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U.S. consumer prices climbed 0.4% in March, an increase caused mostly by higher costs for gasoline, electricity and shelter.

The Associated Press reported that the Labor Department said Wednesday (April 10) that the consumer price index rose a healthy 1.9% last month from a year ago, a sharp jump from the annual pace of 1.5% in February.

Inflation has been relatively modest even as the job market has strengthened and wage gains have accelerated over the past several years. The Trump administration has been highlighting the meager inflation as the president calls on the Federal Reserve to cut a key short-term interest rate.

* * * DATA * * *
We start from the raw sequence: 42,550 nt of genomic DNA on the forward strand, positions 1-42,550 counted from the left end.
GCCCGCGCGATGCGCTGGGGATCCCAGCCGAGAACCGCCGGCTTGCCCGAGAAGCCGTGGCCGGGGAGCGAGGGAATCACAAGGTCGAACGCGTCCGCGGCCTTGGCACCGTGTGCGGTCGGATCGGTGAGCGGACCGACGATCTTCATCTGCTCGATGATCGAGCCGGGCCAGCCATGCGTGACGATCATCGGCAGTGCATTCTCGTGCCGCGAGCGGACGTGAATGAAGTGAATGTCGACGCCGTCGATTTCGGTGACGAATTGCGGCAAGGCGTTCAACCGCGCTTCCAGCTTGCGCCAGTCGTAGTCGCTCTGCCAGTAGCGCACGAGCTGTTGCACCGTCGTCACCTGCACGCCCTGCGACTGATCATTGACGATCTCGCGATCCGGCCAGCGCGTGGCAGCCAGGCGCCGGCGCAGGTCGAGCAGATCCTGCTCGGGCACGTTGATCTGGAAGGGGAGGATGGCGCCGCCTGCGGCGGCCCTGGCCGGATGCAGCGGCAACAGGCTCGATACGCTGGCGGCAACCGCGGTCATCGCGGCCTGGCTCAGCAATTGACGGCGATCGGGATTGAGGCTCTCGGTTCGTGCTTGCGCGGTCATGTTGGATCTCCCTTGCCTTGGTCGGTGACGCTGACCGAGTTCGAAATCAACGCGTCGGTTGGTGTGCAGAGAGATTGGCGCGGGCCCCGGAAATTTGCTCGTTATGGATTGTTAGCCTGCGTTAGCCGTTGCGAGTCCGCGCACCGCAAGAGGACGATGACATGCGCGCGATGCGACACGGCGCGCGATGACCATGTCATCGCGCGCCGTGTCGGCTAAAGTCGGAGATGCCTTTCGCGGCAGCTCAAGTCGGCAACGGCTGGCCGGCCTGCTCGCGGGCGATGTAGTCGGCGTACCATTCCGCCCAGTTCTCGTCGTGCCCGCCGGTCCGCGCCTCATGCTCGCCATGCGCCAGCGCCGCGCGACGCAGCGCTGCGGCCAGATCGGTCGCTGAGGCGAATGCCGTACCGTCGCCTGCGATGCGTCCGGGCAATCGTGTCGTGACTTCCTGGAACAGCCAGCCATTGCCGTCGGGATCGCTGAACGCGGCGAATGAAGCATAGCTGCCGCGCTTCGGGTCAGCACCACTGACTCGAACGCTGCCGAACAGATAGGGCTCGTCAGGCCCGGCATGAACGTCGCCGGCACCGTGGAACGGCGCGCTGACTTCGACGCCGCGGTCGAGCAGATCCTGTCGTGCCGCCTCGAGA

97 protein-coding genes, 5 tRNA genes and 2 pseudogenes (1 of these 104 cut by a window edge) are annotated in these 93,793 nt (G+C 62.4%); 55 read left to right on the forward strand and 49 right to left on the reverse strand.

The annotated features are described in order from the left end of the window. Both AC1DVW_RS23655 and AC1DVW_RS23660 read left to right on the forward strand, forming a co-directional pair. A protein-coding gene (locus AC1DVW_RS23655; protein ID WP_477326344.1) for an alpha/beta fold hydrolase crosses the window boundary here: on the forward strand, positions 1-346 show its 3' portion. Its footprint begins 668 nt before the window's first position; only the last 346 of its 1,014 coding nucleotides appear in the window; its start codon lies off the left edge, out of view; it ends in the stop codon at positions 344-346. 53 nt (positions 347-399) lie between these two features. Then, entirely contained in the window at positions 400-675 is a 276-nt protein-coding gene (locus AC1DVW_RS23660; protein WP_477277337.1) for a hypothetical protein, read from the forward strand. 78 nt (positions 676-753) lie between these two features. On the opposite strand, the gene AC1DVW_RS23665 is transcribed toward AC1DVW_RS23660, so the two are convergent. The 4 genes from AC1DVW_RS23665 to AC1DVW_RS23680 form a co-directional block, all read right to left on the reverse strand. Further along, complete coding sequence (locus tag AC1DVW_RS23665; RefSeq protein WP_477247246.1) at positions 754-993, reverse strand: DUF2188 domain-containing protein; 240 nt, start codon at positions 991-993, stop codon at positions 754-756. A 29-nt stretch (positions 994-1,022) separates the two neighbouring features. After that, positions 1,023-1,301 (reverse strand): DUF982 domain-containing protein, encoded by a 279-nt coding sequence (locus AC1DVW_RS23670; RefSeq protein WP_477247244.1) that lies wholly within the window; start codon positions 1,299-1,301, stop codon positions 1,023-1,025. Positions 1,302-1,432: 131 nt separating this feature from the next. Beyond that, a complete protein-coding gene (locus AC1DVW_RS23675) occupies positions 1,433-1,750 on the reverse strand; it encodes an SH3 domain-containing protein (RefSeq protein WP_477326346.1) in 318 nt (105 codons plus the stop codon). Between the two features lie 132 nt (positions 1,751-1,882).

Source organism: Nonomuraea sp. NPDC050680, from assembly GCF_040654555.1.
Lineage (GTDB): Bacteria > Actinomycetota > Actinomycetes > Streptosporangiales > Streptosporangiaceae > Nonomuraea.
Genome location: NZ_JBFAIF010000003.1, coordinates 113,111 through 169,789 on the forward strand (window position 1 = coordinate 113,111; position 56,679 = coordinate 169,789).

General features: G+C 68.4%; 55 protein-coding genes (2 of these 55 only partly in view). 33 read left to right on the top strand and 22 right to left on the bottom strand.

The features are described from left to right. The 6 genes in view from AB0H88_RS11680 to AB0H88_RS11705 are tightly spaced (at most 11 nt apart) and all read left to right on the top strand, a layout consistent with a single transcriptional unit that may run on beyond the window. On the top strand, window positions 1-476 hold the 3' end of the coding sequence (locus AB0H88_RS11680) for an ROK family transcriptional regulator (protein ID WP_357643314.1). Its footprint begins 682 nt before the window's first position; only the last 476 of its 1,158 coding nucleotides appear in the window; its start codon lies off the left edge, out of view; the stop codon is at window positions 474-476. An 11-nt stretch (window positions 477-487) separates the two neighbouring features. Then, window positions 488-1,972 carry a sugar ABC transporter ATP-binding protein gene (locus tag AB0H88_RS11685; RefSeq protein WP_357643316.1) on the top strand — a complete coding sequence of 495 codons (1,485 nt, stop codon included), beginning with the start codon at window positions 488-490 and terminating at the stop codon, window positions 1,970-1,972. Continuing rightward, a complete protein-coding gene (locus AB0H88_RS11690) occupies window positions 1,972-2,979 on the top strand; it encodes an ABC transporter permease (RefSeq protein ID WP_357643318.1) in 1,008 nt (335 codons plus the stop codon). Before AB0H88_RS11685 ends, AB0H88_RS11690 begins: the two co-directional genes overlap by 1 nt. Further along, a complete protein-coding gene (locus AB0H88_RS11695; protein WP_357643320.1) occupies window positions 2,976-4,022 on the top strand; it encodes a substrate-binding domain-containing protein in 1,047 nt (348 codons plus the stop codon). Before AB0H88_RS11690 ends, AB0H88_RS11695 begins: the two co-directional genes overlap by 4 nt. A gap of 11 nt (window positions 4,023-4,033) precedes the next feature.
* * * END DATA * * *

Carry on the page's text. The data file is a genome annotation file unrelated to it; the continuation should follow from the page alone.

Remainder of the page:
But inflation in the form of commodity prices for gasoline and electricity did return in March, eating into wage growth. Average hourly wages have increased 1.3% in the past year, down from an annual gain of 1.9% in February.

Roughly 60% of inflation last month came from a 3.5% increase in energy prices. Excluding the volatile energy and food categories, core prices increased 0.1% in March and 2% from a year ago.

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